Tuesday, November 2, 2010

Seven Songs To Leave Behind, 2010: (review)

Starring: Sinead O'Connor, John Cale, Me'Shell N'Degeocello, Rickie-Lee Jones, Dan Sultan and The Black Arm Band. 

Venue: The Myer Music Bowl 

Tonight the Sidney Myer Music Bowl hosted the finest example of a tribute show possibly ever offered. Several of the world's greatest performers came together for a single mission; to pay respects to some of the world's greatest songs and writers. Prince, Bob Dylan, Bob Marley, Paul Simon and eh, Coolio among others made the lists that the stars of this event hold in highest regard. Categorically, each artist chose seven songs that had impacted on their lives in different ways – plus one compulsory Leonard Cohen cover. The head-spinning mesh of legendary singers and some of music's all-time greatest songs was an overwhelming proposition bought to life by the Melbourne International Arts Festival organisers for an unbeatable finale to their 2010 festivities.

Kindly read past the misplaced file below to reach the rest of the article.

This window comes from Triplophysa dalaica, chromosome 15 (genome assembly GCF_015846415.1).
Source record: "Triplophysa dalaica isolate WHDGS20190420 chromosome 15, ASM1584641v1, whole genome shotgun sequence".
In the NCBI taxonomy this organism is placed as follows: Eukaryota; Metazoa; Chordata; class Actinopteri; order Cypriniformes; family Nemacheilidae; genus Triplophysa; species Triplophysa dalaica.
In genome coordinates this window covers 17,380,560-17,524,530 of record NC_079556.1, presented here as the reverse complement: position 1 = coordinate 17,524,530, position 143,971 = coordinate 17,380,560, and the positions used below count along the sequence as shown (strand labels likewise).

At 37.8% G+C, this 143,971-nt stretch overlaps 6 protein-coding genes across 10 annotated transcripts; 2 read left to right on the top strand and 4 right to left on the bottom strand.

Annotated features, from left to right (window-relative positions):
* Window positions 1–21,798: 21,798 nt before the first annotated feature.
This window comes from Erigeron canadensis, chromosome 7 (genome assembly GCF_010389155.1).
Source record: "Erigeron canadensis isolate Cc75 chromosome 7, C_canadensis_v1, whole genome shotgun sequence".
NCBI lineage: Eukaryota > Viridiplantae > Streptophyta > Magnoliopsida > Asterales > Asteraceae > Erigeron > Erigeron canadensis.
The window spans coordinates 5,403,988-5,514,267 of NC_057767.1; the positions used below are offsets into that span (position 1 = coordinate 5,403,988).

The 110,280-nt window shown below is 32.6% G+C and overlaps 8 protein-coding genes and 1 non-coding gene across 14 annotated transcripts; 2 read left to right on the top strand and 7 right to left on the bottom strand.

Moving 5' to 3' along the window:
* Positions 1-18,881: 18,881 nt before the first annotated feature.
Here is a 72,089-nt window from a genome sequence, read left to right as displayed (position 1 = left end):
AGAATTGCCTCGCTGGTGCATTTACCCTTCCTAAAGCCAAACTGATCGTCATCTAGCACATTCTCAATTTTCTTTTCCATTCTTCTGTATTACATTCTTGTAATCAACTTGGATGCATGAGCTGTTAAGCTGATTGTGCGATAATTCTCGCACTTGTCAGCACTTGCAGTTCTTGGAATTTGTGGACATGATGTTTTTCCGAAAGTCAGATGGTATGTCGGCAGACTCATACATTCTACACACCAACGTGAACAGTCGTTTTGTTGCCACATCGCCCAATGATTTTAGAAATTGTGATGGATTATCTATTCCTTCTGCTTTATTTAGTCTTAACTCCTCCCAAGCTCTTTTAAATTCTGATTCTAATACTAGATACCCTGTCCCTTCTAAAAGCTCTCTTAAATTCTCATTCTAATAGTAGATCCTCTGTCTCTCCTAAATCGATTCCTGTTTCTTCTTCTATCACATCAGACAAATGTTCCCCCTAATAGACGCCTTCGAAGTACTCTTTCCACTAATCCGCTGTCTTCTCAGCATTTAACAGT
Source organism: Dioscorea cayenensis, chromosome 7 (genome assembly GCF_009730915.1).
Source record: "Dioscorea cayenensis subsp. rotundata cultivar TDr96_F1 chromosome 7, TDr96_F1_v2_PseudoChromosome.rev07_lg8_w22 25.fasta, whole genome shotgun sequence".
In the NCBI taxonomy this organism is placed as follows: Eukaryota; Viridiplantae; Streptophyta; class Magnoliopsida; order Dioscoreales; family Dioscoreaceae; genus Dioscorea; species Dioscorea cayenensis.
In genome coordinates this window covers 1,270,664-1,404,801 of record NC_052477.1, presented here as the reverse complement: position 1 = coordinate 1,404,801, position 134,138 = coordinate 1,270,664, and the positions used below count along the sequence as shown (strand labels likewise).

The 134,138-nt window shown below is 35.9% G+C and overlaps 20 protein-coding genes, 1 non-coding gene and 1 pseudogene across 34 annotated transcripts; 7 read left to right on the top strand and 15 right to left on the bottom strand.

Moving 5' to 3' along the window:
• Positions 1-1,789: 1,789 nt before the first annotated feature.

The embarrassment of international talent on display is barely even the beginning of what Seven Songs To Leave Behind had to offer. Most performances tonight are backed by Orchestra Victoria and propped up further by the Black Arm Band Indigenous vocal group, whose contributions to the songs cannot be understated. The inevitable all-in finale feels a long way off as the first performance of the night - Gurrumul Yunupingu absolutely slaying The Surfaris' Wipeout - greets the jam-packed arena. He opens the first bracket of the song categories – the tunes to share – which is continued by the deadly combination of Me'Shell N'Degeocello's voice, bass playing and a lost Prince classic (Pop Life). Providing extra value for her fans, N'Degeocello is rarely off stage tonight as she, quite wonderfully, plays along with many of her co-stars.

Certainly Sinead O'Connor is a huge drawcard here tonight as she's not prone to touring and when ever she does get on a stage, it's usually memorable for reason other than just her singing. The crowd weren't to be disappointed on either front. O'Connor is a woman of many contradictions, and as she bounds on stage in a slinky, sequined dress, tribal jewellery and with bare biker-tattooed arms, it feels like just about anything could happen. Still, I doubt anybody could've predicted L7's Shitlist as her 'song-to-share' or how easily how she blew the place apart with it. Truly great artists can always sing outside of their zones, but seeing Sinead perform this feisty grunge classic, it's clear her zone is almost boundless.